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So far the grey areas of sustainable development have been considered, which have partly influenced the philosophy of sustainable agriculture [Reeve 1990]. Sustainable development has influenced the direction of sustainable agriculture [eds Edwards et al. 1990] and has opened up the debate away from the traditional approach to economics and has raised issues that involve ethics, biodiversity, ecology and the global dimension. Before considering the issues involving sustainable agriculture it is necessary to identify the meaning of agriculture within today's current understanding. It is significant that the meaning and interpretation of the word agri-culture has changed from the interpretation 'to tend the land', which has connotations of stewardship and an ethical duty of care, to a modern interpretation which has a more artificial and financial setting as the word agriculture is being replaced by agri-business [Sydney University, 1995]. The meaning of the word agriculture is derived from the Late Latin word agricultura. Agri meaning the land and cultura meaning to cultivate or tend. The word 'culture' is Middle French and again comes from the Latin Cultura which is borrowed from the Latin word colere meaning to till or cherish [Barnhart et al. 1977].

It would appear that there has been a significant change in the use of the language, which can be traced back to the meaning of the word [agri-] culture. Liebig [1847] refers to "the art of culture" and "the method of culture." In these examples culture is used in the sense of good husbandry: the selection of good seed and correct tillage operations etc.. Burgess uses the term culture as a heading, "The culture of our Farm Crops" [Burgess, 1893, p.105] and implies that agriculture is the cultivation of the soil, but he implies it is more than just the physical act of ploughing. Cultivation is used for the tending of plants so that they may grow at their full capacity.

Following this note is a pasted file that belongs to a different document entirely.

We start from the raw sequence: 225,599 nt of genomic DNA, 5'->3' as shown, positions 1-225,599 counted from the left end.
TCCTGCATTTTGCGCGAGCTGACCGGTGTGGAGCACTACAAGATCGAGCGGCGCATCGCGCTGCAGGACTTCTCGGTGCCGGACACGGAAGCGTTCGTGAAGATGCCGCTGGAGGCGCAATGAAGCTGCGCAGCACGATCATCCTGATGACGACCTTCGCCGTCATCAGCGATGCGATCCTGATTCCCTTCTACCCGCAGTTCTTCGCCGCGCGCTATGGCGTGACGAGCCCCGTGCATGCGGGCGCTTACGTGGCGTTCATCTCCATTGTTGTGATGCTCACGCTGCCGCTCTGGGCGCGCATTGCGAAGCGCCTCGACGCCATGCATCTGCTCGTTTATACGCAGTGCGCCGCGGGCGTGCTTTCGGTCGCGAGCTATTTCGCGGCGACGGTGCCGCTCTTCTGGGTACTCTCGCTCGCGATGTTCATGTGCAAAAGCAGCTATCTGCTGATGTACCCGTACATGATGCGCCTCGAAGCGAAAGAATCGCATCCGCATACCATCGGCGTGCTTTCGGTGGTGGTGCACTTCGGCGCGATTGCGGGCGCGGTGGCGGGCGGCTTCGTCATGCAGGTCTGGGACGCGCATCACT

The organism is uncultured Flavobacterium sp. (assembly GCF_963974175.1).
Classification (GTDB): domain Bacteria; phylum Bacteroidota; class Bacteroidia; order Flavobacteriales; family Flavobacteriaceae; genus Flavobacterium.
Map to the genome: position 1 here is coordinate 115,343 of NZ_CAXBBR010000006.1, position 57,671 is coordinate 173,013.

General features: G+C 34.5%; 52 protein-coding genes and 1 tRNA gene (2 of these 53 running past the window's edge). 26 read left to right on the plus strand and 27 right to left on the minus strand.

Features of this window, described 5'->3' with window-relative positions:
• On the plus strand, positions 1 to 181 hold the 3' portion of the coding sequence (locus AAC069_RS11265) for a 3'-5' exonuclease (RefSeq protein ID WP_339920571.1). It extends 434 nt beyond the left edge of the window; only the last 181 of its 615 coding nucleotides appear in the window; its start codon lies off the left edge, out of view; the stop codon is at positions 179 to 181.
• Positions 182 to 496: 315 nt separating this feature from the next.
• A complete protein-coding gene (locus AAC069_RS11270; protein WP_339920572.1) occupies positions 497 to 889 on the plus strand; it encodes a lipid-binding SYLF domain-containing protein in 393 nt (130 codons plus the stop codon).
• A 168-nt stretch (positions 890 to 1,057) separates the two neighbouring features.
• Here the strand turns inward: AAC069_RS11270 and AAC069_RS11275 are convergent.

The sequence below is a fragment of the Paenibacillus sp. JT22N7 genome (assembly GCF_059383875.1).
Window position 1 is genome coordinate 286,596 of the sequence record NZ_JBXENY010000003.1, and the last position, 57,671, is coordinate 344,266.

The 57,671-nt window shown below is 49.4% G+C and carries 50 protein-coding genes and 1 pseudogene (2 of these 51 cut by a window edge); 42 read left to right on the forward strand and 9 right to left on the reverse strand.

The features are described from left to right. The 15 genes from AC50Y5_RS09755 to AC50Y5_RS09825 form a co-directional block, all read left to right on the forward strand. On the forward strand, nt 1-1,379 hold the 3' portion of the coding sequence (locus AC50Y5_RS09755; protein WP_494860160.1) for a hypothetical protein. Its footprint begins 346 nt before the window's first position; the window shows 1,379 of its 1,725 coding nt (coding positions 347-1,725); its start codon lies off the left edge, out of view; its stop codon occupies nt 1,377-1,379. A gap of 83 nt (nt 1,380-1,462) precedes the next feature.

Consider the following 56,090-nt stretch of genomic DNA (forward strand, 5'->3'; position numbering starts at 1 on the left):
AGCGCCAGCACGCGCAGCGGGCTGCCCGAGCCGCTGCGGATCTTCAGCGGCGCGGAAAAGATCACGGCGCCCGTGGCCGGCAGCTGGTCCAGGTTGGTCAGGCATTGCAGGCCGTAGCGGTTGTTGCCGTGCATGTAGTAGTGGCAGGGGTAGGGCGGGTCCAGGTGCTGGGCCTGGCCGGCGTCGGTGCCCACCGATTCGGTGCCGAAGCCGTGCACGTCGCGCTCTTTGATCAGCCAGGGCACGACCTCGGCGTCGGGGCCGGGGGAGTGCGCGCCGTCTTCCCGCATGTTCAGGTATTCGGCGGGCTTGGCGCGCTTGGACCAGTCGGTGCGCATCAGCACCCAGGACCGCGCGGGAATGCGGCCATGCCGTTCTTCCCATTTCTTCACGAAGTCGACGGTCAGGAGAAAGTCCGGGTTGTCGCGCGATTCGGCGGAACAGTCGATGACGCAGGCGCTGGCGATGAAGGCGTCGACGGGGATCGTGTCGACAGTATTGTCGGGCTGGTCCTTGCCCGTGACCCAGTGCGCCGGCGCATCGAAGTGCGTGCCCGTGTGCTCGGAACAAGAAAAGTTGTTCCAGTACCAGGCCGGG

Over the past two hundred years the term 'culture', which has been superseded by the word cultivation, has been influenced by the word manure, so that its meaning has been altered. For example, Bailey [1906] states that "in a very important sense, tillage is manure" [Bailey, 1906, p.65] and Hendrick explains that "in its original use the word manuring meant the working or cultivation of the soil, but, while we can improve the soil by good cultivation, the term "manure" is now used to indicate substances which are added to the soil to improve its fertility, and thus enable it to grow better crops" [Hendrick, 1923, p.103]. Andrews [1853] identifies farm-yard manure, vegetable or green manures and Superphosphate of lime as a manure. Burgess [1893] identifies the use of artificial manuring as being not so much to manure the land as to feed the crop, for example with sulphate of ammonia and Thomas phosphate powder. Even as far back as the beginning of this century Bailey differentiated between livestock manure, soil amendment i.e. lime and chemical fertilisers such as superphosphate, and complete fertilisers [Bailey, 1906].

The impact of the change of meaning is reflected in a number of ways, for it is significant that today the root meaning of agri-culture i.e. 'to tend or cherish the land', has largely been lost. In addition the use of the word 'husbandry' has also lost favour. Symons [1972] is one of the few modern authors to use the term 'husbandry' in the sense of describing agriculture as man's husbandry of the land. Both these factors appear to reflect a philosophical move away from an ethical duty of care or entrusting responsibility for the land or, what Beatley [1994] describes, as the concept of stewardship.